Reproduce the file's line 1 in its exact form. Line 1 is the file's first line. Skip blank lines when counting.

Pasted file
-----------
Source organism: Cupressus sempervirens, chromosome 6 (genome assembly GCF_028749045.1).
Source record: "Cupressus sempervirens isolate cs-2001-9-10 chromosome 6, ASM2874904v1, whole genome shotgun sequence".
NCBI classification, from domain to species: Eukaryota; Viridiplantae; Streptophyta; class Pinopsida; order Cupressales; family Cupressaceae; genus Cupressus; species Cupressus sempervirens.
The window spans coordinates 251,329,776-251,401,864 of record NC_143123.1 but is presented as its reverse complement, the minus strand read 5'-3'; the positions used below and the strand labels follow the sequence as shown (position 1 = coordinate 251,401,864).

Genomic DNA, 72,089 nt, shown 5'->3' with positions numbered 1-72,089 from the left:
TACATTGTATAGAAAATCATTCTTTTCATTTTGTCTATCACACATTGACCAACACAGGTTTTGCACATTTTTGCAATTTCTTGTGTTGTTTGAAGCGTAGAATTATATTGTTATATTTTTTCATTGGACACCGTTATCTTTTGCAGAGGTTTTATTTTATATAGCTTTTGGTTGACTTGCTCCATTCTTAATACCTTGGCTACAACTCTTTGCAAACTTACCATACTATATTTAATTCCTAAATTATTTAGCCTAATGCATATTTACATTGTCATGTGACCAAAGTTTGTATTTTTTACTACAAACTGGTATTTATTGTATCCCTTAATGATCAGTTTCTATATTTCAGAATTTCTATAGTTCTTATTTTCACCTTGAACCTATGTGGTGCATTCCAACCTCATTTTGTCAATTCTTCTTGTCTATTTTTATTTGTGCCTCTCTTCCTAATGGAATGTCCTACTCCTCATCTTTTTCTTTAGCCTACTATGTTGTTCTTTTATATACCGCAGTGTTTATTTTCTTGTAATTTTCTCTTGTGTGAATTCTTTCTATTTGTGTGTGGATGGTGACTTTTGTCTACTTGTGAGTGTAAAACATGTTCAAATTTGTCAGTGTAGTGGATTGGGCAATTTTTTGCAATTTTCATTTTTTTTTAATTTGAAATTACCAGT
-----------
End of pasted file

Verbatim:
Source organism: Cupressus sempervirens, chromosome 6 (genome assembly GCF_028749045.1).